Solar Hot Water


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In the United States, water is typically heated using natural gas, electricity (generated from coal, natural gas, or hydro-power), or propane. Water heating can account for up to 20 percent of a home’s total utility bill. Agricultural buildings and processes can use large amounts of heated water. For some dairy farms, water heating can account for 25 percent of the total energy used. An alternative is to use the sun’s energy as the fuel. Solar hot water systems are designed to capture the sun’s energy to heat water. Solar hot water systems are also called solar thermal (heat) water systems and solar domestic (for homes) hot water systems.

How do solar hot water systems work?

Simply put, the sun’s energy is absorbed by a south-facing “collector” that heats a fluid (water or antifreeze). In warm climates, collector-heated water can be used directly. In cold climates, the fluid transfers its heat to potable water stored in a tank. While some areas are sunnier than others (Miami, Florida has more sunny days than Seattle, Washington), all states in the U.S. receive enough sun for operating solar hot water systems. Over 20,000 solar hot water systems were installed in the U.S. in 2008. Even in cold climates, these systems can provide a large percentage (up to 80+%) of hot water needed. The rest can be provided by a tankless (on-demand) water heater or a conventional storage tank system.


Today’s solar hot water systems are reliable, efficient, adaptable, and affordable. The purchase and installation cost of a residential solar hot water system can range from $4,000 to $10,000. When considering the “second price tag” of operating costs, solar hot water systems can be especially cost-effective compared to electric and propane water heaters. Average water heating bills often drop 50 to 80 percent. Systems can pay for themselves quickly. Payback time decreases when fuel costs increase; and, government and utility tax incentives and rebates can significantly reduce the final system cost further decreasing payback time. A properly designed and installed system can last up to 40 years. While solar hot water systems can be used for radiant floor heating and indoor and outdoor swimming pools, this series only addresses agricultural-based buildings and processes and residential systems used to heat water for bathroom and kitchen fixtures and appliances.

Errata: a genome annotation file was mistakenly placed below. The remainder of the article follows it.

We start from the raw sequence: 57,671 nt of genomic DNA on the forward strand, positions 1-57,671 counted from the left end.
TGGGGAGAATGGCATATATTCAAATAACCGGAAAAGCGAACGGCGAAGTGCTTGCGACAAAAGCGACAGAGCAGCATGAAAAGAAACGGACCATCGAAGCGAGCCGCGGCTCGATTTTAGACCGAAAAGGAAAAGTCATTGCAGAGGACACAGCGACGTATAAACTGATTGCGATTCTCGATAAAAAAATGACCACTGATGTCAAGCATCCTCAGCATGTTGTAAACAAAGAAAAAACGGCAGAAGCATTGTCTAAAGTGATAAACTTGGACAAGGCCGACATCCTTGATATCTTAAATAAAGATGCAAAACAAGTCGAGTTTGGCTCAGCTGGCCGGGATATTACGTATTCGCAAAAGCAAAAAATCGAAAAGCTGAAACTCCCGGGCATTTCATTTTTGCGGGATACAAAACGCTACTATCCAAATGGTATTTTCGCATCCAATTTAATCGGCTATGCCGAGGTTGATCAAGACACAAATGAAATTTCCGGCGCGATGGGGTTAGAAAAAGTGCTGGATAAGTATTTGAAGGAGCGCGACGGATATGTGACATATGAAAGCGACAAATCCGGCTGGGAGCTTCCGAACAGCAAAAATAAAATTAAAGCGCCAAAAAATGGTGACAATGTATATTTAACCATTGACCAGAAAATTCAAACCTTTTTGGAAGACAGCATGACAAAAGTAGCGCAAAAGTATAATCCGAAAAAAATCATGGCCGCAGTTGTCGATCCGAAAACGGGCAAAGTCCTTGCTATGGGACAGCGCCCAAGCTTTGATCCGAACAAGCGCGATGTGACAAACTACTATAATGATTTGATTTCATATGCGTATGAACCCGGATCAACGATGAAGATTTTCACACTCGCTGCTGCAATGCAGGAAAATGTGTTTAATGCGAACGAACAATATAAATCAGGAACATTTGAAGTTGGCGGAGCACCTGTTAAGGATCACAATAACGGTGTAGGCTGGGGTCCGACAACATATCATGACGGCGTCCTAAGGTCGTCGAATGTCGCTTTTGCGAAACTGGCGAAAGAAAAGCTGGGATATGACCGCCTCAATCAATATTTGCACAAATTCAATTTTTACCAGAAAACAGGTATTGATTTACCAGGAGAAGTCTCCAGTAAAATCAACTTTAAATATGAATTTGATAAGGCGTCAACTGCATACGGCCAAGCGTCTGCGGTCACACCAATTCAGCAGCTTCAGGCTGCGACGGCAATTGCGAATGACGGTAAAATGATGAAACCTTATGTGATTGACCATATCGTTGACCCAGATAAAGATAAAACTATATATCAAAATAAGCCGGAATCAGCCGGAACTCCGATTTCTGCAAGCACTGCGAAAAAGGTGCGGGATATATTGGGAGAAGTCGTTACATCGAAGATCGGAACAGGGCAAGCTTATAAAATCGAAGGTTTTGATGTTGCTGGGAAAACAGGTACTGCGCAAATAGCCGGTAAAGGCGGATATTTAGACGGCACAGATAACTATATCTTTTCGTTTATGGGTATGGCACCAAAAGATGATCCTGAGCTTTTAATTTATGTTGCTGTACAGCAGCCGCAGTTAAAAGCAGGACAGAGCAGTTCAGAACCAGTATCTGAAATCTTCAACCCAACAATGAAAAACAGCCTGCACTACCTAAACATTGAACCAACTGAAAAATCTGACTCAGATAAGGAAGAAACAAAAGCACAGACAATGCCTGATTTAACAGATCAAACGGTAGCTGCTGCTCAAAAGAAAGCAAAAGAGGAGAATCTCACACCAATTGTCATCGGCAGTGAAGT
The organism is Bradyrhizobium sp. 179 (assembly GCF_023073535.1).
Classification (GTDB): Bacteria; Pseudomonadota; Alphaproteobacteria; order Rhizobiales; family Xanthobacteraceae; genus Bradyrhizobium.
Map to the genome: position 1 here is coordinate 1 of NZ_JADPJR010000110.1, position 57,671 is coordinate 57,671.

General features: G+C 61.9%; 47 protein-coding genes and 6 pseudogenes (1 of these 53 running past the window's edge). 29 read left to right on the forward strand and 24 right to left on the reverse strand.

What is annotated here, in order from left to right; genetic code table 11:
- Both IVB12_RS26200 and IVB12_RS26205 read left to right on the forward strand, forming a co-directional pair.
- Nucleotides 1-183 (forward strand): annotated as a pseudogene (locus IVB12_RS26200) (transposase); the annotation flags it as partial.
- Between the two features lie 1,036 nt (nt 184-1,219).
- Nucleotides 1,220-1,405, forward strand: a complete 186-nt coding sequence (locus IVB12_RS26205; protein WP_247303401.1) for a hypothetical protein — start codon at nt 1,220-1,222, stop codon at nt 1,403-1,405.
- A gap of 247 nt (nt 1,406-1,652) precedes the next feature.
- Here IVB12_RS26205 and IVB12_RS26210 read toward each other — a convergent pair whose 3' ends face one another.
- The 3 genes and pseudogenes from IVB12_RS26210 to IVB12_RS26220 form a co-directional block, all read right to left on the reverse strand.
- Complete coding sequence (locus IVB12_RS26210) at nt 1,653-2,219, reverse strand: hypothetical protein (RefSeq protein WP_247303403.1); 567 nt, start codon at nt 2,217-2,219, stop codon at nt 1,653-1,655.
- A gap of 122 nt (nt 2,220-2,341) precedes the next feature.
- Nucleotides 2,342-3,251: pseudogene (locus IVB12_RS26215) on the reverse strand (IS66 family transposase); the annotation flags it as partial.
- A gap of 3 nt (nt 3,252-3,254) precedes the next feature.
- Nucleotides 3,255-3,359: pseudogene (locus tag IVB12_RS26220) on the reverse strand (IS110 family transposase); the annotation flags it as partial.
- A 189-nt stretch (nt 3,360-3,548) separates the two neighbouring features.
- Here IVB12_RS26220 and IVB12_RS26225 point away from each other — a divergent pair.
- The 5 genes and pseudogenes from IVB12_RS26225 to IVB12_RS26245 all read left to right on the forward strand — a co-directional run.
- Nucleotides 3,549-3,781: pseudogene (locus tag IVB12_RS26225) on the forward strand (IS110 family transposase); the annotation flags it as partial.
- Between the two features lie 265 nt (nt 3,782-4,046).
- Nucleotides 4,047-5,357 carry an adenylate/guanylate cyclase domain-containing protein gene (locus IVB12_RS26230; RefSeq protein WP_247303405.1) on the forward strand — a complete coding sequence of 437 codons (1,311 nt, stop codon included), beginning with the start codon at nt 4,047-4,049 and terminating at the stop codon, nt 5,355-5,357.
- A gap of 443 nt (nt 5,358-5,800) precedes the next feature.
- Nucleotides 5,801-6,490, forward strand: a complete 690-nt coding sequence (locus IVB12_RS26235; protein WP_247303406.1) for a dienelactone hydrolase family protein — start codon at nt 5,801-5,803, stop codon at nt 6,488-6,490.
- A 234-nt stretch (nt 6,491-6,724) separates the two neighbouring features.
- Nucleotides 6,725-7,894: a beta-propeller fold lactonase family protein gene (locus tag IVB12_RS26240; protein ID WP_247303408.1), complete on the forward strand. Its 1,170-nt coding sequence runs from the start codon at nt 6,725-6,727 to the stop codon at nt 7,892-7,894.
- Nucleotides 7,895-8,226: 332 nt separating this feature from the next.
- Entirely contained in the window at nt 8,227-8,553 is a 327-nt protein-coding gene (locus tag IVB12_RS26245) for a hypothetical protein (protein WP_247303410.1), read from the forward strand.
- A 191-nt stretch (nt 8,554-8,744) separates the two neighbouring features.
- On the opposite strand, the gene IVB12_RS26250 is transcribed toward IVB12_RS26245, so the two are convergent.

Use this series to determine if a solar hot water system will work for you. The information is basic and will help you discuss solar hot water systems knowledgeably with a company or installer. The sheets can be used separately or together for a step-by-step decision-making process.
1. Building & Site Assessment: Montana and Wyoming have ample sun for solar hot water systems, but there are building and site conditions to be considered.
2. Conservation & Efficiency: Conserving and using water and energy efficiently allows for a smaller, more efficient, and affordable system.
3. System Options: For Montana and Wyoming’s cold climate, there are several systems that work well and do not freeze.
4. System Sizing: Proper sizing is important for a resource-efficient and cost-effective system.
5. Costs: System and operation and maintenance costs depend on various factors. Rebates and incentives lower the final purchase and installation cost.
6. Installation: Considerations for doing-it-yourself or hiring a contractor.
7. Operation & Maintenance: Routine inspections and maintenance will result in efficient and long-lived systems.
8. Solar Hot Water Collector Sizing Worksheet


National Renewable Energy Laboratory (produced) for the U.S. Department of Energy. (1999, September). Solar Water Heating: Using the Sun to Heat Domestic Water Makes Sense in Almost Any Climate. DOE/GO-10099-726.

Pressman, Andy. (2010). Dairy Farm Energy Efficiency. A publication of Appropriate Technology Transfer for Rural Areas (ATTRA). National Center for Appropriate Technology, MT.

Solar Energy Industries Association. (2009). Solar Water Heating. Retrieved January 21, 2011, from

U.S. Energy Information Administration. (2011). Residential Energy Consumption Survey, 2005. Retrieved January 21, 2011, from Using and Saving Energy in Homes: